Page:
The Starke County Economic Development Foundation recognized one of its former presidents as a “quiet leader” Thursday. William J. Sonnemaker was presented with the foundation’s 2016 Robert E. Hamilton Award, during the foundation’s Prospectus and Achievement Luncheon.
Sonnemaker has been a resident of Bass Lake since 1997. In 2003, he joined the Starke County Economic Development Foundation Board of Directors and for six years, served as the foundation’s president.
Presenting the Hamilton Award Thursday was Diane Thalmann, who succeeded him as president. She said that Sonnemaker has been a mentor during her time on the foundation’s board. “He’s someone I’ve truly come to admire and to respect,” she said. “He’s taught me some of the great traits of a quiet leader: gently nudge, subtly suggest, quietly remind, but always carefully monitor progress and outcomes, to assure that in the end, the goal is achieved.”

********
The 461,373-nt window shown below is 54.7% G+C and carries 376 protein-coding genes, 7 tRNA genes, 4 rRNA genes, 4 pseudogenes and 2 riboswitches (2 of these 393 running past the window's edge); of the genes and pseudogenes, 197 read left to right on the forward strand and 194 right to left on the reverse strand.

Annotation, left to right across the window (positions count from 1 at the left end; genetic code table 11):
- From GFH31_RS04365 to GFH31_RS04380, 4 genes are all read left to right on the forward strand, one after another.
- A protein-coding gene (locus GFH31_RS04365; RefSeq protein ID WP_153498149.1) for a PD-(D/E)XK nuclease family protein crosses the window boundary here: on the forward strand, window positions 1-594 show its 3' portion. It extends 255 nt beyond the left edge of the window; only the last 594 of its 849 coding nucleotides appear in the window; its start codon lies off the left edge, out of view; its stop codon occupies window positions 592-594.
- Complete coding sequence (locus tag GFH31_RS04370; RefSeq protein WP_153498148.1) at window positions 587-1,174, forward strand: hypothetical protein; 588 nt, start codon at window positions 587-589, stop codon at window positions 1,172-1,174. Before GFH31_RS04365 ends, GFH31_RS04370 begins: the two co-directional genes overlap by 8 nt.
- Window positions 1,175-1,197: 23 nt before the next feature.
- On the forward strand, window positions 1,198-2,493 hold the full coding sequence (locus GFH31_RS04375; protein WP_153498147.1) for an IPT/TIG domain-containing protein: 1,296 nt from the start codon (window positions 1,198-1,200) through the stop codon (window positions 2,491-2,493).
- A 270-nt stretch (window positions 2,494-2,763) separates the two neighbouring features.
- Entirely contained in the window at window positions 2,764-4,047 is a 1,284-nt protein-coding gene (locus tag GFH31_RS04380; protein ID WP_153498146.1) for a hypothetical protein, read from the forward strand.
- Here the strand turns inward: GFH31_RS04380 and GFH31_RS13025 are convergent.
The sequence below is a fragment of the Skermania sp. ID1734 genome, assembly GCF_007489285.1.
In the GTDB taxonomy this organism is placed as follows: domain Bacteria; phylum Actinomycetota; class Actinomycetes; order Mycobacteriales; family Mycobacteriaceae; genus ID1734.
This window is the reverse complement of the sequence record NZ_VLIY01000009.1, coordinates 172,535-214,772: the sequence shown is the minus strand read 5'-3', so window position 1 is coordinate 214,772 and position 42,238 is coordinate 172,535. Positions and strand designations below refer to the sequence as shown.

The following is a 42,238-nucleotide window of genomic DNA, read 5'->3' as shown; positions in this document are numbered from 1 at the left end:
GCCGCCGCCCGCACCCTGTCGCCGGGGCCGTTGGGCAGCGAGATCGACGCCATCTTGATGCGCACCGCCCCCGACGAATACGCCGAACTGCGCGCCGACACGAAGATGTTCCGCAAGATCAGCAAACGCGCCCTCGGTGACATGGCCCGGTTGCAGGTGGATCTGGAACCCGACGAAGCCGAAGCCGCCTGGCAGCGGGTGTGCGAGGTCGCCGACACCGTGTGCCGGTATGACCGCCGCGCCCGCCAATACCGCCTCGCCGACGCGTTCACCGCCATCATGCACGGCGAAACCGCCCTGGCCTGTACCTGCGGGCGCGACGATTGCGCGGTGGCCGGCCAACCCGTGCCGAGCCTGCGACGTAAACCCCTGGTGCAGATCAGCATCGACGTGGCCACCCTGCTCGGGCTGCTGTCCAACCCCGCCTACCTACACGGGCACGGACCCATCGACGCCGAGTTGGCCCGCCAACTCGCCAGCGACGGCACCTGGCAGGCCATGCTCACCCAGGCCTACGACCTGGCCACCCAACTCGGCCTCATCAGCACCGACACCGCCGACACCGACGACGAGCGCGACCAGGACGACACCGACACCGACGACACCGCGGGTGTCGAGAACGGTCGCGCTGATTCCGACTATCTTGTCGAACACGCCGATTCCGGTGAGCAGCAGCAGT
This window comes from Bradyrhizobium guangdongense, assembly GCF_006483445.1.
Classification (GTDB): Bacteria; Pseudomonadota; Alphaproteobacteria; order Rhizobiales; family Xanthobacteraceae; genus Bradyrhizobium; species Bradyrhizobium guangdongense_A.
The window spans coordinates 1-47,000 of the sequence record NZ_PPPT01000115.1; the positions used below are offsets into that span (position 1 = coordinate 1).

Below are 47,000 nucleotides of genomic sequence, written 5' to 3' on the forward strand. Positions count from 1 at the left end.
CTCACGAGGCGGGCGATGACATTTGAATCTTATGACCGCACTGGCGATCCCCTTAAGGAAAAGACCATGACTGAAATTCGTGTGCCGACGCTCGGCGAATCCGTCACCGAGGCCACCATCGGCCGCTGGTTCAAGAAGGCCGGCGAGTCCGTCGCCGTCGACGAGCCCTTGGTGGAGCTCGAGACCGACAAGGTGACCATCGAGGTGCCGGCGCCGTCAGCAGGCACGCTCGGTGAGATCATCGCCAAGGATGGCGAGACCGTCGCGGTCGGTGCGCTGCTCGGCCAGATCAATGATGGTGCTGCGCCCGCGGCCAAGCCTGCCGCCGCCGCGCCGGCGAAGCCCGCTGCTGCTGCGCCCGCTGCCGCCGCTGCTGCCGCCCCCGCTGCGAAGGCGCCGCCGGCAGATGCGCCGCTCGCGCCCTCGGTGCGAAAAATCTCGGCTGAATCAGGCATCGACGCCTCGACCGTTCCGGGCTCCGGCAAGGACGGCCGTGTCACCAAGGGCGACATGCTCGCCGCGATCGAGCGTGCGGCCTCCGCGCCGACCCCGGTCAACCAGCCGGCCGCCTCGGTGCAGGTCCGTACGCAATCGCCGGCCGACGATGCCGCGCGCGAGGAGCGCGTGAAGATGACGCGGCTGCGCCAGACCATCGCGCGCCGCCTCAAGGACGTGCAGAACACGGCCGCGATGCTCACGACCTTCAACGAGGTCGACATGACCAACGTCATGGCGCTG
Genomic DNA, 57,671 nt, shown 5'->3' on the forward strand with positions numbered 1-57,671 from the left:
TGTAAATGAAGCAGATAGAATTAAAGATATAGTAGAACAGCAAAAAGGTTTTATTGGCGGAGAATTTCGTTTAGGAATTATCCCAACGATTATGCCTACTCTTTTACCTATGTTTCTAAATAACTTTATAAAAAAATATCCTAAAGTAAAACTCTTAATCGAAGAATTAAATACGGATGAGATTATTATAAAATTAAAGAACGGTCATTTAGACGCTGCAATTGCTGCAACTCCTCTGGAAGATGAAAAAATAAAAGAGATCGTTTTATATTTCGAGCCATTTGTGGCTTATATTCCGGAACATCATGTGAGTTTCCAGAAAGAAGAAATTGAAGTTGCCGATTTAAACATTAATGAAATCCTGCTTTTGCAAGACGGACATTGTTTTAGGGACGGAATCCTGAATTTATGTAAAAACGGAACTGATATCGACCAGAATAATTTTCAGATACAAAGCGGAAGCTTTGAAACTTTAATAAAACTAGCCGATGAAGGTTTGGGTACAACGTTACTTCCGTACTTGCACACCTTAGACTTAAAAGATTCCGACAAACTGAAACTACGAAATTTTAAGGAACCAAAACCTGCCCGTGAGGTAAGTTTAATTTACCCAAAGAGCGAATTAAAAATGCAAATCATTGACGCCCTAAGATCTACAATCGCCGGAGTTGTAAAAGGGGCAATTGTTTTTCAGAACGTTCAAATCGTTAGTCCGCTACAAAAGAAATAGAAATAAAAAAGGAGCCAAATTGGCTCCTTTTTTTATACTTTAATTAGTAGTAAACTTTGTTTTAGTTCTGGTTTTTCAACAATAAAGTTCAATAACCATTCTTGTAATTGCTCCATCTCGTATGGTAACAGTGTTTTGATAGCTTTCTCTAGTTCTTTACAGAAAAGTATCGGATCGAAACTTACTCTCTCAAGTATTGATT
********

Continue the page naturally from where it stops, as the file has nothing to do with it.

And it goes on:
While accepting the award, Sonnemaker began his remarks by thanking the foundation for the recognition. “You don’t volunteer to do things to be recognized,” he said, “but when you are recognized, it gives you a real warm feeling, knowing that people do understand what you’re trying to do when you volunteer in the various community activities. And I can’t tell you how nice I feel right now, up here.”
He explained that economic development plays an important part in making essential community services possible. He said that things residents want and expect, such as fire and police protection, good schools, and good roads, all cost money to provide. “There’s only one way that money comes in, and that is through taxes,” he said. “And when you need more of it, you have to raise the tax rate or have economic development to spread the tax base. And that’s what has happened here under the leadership of Charlie and Ron and Lisa and those before them. And it’s been a tremendous thing for this community and I was very happy to be a part of it.”
Before coming to Starke County, Sonnemaker was employed by the Lockheed Facility Operations Division for nearly 40 years, including 10 as the head of that division. During that time, he oversaw more than 1,200 people and 12 million square feet of buildings, at a time when the company was involved in missile projects and the Hubble Space Telescope program.